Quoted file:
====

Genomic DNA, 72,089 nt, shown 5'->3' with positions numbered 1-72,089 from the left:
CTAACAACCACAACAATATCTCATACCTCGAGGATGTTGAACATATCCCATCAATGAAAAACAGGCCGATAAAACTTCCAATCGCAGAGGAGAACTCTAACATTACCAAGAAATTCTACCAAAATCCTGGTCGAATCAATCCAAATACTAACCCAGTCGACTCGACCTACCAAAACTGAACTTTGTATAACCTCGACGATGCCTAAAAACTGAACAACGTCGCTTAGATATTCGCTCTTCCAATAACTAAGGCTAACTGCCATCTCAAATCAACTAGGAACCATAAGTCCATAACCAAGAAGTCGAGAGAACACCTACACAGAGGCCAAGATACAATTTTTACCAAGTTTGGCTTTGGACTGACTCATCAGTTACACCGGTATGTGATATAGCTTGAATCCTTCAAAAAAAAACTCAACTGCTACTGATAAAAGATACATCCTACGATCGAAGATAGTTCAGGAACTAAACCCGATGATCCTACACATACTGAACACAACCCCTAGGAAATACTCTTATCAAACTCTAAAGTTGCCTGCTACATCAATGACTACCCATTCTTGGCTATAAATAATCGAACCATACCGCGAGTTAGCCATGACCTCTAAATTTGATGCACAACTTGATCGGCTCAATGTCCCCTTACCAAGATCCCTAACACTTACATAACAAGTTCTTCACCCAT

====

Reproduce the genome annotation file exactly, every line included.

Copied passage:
Genomic DNA, 72,089 nt, shown 5'->3' with positions numbered 1-72,089 from the left:
CTAACAACCACAACAATATCTCATACCTCGAGGATGTTGAACATATCCCATCAATGAAAAACAGGCCGATAAAACTTCCAATCGCAGAGGAGAACTCTAACATTACCAAGAAATTCTACCAAAATCCTGGTCGAATCAATCCAAATACTAACCCAGTCGACTCGACCTACCAAAACTGAACTTTGTATAACCTCGACGATGCCTAAAAACTGAACAACGTCGCTTAGATATTCGCTCTTCCAATAACTAAGGCTAACTGCCATCTCAAATCAACTAGGAACCATAAGTCCATAACCAAGAAGTCGAGAGAACACCTACACAGAGGCCAAGATACAATTTTTACCAAGTTTGGCTTTGGACTGACTCATCAGTTACACCGGTATGTGATATAGCTTGAATCCTTCAAAAAAAAACTCAACTGCTACTGATAAAAGATACATCCTACGATCGAAGATAGTTCAGGAACTAAACCCGATGATCCTACACATACTGAACACAACCCCTAGGAAATACTCTTATCAAACTCTAAAGTTGCCTGCTACATCAATGACTACCCATTCTTGGCTATAAATAATCGAACCATACCGCGAGTTAGCCATGACCTCTAAATTTGATGCACAACTTGATCGGCTCAATGTCCCCTTACCAAGATCCCTAACACTTACATAACAAGTTCTTCACCCAT